Debbie McGrath Debbie McGrath

Are You Challenged by Poor Performance?

October 1, 2013

Posted to by Christina Lattimer, owner, People Discovery;

As a young manager, the second-biggest challenge to wrap my head around was to identify when lagging performance became poor performance. The biggest challenge then was to determine what to do once that identification had been made. The reason tackling poor performance was an even bigger challenge than recognizing it? Once I spotted the problem, I then had to deal with the personality of the poor performer, and people react differently to the same information.

In those early days of my management career, I also was the youngest on the team; telling someone they weren’t cutting it was particularly daunting. As my experience grew I learned to help and support the poor performer in a much kinder and effective . Here’s what I learned.

Managing poor performance can be one of the most stressful parts of managing a team. Good managers know that the vast majority of employees want to come to work to do a good job. When an employee underperforms, it’s often either because:

• They are in the wrong job;

• They have problems outside of work; or

• They simply need more knowledge, information or understanding.

It takes a skilled and experienced manager to expertly raise poor performance. Often teams become less than enchanted with their manager when the manager fails to address poor performance, even when the impact isn’t extreme. One of the most frustrating experiences for a team is when it must carry a member not pulling his own weight—frustration can turn to stress when the manager fails to act.

Poor performance can appear at any stage in the employment life-cycle. Managers must be extra vigilant during any trial period. I have seen managers give new employees the benefit of the doubt and live to rue the day they confirmed a permanent appointment, when they had experienced niggling doubts during that time and failed to listen to their intuition.

Here are some simple s to help prevent problems, and, when they do occur, what to do about them.


• Miss the telling signs in the trial period. Follow up on any issues that arise during that time.

• Wait until the next performance review. Deal with emerging problems as soon as they become apparent.

• Develop an attitude or fixed view of the employee; there may be many reasons for under-performance.

• Ignore what other people say about someone’s under-performance. Subtly check it out, if you don’t at first agree.

• Wait until a major incident or disaster occurs.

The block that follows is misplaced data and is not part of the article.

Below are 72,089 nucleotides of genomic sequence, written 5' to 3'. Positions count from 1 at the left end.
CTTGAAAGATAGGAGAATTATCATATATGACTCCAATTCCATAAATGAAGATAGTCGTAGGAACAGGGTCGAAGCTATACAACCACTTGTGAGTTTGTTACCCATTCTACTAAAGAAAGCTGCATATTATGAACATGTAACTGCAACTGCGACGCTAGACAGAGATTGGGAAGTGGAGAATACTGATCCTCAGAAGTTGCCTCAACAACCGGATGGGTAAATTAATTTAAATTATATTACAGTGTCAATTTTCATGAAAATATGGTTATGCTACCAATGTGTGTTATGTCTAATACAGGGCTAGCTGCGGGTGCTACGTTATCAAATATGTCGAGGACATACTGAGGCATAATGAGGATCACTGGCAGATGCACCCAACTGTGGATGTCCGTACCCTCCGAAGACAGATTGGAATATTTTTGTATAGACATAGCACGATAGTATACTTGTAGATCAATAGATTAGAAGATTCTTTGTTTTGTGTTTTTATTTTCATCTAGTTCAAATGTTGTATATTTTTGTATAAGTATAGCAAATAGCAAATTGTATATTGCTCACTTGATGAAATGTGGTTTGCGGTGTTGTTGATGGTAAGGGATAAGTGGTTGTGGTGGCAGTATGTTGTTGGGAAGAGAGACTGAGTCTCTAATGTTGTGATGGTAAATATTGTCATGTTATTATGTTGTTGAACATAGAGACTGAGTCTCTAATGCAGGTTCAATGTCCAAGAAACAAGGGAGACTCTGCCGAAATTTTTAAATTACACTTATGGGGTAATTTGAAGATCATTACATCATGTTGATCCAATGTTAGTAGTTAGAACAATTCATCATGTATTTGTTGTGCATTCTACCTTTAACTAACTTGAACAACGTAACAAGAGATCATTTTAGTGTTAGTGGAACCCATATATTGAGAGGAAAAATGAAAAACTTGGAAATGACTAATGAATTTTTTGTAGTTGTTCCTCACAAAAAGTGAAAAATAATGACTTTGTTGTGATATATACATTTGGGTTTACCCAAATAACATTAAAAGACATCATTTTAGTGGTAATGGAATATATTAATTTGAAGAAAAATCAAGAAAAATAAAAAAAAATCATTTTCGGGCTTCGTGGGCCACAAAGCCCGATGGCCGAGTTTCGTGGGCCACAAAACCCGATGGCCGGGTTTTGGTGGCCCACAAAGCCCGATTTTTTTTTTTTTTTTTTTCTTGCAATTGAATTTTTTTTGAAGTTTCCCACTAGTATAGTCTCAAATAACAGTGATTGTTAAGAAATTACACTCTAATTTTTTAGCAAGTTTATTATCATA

• Wait until everyone else in the workplace becomes totally fed up with the under-performance.

• Confuse a performance issue with a conduct problem. Misconduct impacts performance, but they are two totally different issues.

• Wait until the under-performer goes off on sick leave.


• Have a fair and equitable of measuring performance for all employees.

• Use your internal policies and procedures for managing under-performance. Your policies should be designed to assist you to get it right. If your policies hinder the process, rewrite them.

• Identify the precise areas of under-performance. Exactly what element of performance is the employee not achieving? Areas of performance include productivity, efficiency, effectiveness and an underdeveloped skill set.

• Gather clear examples and facts that demonstrate level of performance. Do not rely on hearsay or niggling doubts.

• Keep an open mind about the reasons for under-performance. You may not know all that is going on in the employee’s life.

• Talk to the under-performer as soon as possible, and listen to what he has to say. Let him know you are concerned, not accusing.

• Ask the under-performer about external factors, his own views about his performance, and what he thinks his expectations are. Ask about training and skill sets.

• Develop a clear and smart action plan. The outcomes of the action plan must prove to you that the employee is willing and able to bridge the performance gap, and sustain it without constant supervision.

• Be clear about the timeline in which you require the performance to improve, and how long you’ll wait before you relax monitoring.

• Meet regularly and give honest, accurate feedback about progress. Listen and amend the action plan if the employee cites credible reasons for lack of progress, but stick to your agreed timeline except in the case of exceptional circumstances.

• Offer support in terms of training, mentoring, materials and guidance.

• Be kind. The majority of people want to do well at work and it can be a nightmare experience for those whose performance isn’t up to scratch. Genuinely wish them well and hope that they succeed.

• Be confident. You know how you want your team to work. Don’t settle for anything less, and expect great—not mediocre —results for your team.

If you manage poor performance well and manage to raise performance, then this not only instills a sense of achievement for the employee, but also gives a great message out to other staff that you are fair and tuned in. Your team members may not recognize that you’re tackling poor performance, but they certainly will know if it is not being addressed at all. MF
Industry-Related Terms: Case
View Glossary of Metalforming Terms

Technologies: Management


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